A Magazine for the George Mason University Community

Let There Be Lights

By Lindsay Bernhards, BA '18 on October 18, 2018

Urenna Onyewuchi, BS Electrical Engineering ’05, MS Electrical Engineering ’08, has been passionate about improving Africa’s access to reliable electricity from a young age.

“Access to electricity in Nigeria and the entire continent of Africa is very low: about 50 percent [have access] in Nigeria and 30 percent in Africa,” she says.

Urenna Onyewuchi

Originally from Houston, Texas, Onyewuchi attended kindergarten through high school in Nigeria, where she discovered her passion for mathematics and saw the need for greater access to reliable electricity. “My parents spent a lot on diesel for electricity from diesel generators that provided my siblings and I lighting and air conditioning to do our homework comfortably and succeed in school,” she says. “Electricity affects every aspect of life.”

Having since earned a PhD in electrical engineering at Georgia Tech, Onyewuchi has put her passion for science and mathematics into action as a senior member of the Institute of Electrical and Electronics Engineers (IEEE) and as steering committee chair of the IEEE IAS and PES’s Power Africa initiative. The initiative holds its Power and Energy Conference in Africa every year, bringing together experts and students in manufacturing, power and energy, academia, government, banking, and more. Over the years, the initiative has held successful conferences in Zambia, Ghana, and South Africa.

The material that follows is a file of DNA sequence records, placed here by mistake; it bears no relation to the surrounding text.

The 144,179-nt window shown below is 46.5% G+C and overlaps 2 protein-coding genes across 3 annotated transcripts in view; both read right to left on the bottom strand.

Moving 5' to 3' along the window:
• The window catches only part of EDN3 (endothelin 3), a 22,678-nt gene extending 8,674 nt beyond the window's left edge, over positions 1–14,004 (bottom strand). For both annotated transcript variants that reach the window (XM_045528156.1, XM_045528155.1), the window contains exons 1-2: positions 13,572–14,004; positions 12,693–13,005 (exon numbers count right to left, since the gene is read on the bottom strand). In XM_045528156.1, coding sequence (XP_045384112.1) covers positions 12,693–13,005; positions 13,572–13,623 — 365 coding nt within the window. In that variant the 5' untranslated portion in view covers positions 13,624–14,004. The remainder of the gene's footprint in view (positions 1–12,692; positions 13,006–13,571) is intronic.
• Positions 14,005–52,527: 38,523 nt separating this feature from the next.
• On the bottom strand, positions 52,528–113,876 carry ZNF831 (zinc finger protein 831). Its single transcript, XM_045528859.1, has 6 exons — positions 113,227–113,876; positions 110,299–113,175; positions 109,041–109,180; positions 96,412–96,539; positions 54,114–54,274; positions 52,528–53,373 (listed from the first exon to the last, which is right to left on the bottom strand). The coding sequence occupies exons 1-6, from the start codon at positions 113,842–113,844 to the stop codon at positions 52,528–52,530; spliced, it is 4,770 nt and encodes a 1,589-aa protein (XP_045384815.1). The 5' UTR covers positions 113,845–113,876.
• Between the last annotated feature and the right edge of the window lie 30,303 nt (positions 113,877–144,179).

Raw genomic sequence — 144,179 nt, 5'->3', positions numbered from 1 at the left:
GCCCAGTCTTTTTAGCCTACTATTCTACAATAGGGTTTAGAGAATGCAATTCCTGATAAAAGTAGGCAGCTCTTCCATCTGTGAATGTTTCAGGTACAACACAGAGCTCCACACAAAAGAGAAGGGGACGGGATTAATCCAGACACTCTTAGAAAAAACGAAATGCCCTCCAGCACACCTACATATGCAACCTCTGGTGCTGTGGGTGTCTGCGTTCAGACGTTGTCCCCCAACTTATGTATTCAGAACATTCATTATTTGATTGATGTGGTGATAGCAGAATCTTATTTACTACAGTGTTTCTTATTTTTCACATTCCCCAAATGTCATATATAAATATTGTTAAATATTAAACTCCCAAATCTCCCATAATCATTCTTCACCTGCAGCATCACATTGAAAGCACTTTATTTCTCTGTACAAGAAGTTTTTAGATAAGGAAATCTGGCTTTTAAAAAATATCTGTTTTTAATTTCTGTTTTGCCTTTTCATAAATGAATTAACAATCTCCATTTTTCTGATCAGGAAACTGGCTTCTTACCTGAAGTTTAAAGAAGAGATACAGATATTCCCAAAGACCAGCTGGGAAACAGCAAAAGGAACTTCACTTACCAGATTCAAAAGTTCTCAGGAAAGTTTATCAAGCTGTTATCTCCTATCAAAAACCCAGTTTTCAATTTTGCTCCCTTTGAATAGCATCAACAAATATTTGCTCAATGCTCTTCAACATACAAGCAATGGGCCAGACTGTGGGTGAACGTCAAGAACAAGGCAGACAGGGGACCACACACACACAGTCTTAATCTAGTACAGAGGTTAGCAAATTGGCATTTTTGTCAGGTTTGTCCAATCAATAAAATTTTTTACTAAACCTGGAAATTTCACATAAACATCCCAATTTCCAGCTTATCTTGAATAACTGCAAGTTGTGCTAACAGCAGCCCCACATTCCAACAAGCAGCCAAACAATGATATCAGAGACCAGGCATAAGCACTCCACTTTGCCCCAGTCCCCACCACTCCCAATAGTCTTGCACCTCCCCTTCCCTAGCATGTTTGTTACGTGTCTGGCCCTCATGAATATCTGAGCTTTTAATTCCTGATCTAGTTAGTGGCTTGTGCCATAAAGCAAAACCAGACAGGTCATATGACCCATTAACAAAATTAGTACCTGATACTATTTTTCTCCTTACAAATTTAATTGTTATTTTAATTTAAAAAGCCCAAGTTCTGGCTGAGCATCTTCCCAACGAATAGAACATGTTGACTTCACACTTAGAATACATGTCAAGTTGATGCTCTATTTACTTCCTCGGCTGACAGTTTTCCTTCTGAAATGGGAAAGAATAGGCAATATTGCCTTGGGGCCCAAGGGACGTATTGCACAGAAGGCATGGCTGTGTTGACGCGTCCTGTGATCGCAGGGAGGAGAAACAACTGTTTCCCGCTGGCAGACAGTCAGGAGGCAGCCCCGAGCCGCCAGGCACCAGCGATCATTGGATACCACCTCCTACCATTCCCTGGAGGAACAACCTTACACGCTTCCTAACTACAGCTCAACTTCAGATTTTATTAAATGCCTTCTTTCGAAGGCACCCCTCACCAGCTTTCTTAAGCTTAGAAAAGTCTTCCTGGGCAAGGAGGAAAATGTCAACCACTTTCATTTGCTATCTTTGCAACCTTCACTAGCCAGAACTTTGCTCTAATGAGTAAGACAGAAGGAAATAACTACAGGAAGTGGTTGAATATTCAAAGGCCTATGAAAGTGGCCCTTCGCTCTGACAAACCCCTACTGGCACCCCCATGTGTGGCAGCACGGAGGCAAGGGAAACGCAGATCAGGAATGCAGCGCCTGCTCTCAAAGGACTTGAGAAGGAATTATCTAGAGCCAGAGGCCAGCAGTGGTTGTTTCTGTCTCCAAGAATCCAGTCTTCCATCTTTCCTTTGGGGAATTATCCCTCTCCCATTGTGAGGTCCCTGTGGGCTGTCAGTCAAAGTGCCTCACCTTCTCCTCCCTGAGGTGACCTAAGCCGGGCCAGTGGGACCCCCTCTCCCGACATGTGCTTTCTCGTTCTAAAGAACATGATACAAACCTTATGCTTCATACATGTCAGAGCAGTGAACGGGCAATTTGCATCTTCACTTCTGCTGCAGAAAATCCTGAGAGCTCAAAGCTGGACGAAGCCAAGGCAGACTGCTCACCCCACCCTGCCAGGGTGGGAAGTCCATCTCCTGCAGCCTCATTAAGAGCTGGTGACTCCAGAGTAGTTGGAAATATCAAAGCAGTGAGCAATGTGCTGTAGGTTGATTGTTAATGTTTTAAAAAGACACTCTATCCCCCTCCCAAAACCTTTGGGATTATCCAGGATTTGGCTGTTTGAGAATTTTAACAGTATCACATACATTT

Onyewuchi attributes the initiative’s success to her dedication, creativity, and Power Africa’s hardworking team members and volunteers. “I have been blessed with the most amazing teams, committees, and volunteers,” she says. “We constantly accept new volunteers, both African and non-African, to help with this program.”

She and her IEEE Power Africa team organize programs that encourage young girls to pursue STEM-related studies and that partner with other programs to identify, fund, and train fledgling solar entrepreneurs in Africa. In the future, Onyewuchi wants to expand outreach initiatives to attract potential donors and increase awareness of electricity fundamentals and solutions in Africa. She hopes that the initiative will also lead to greener power solutions.

“We are excited about where the program is now and where it is going,” she says.

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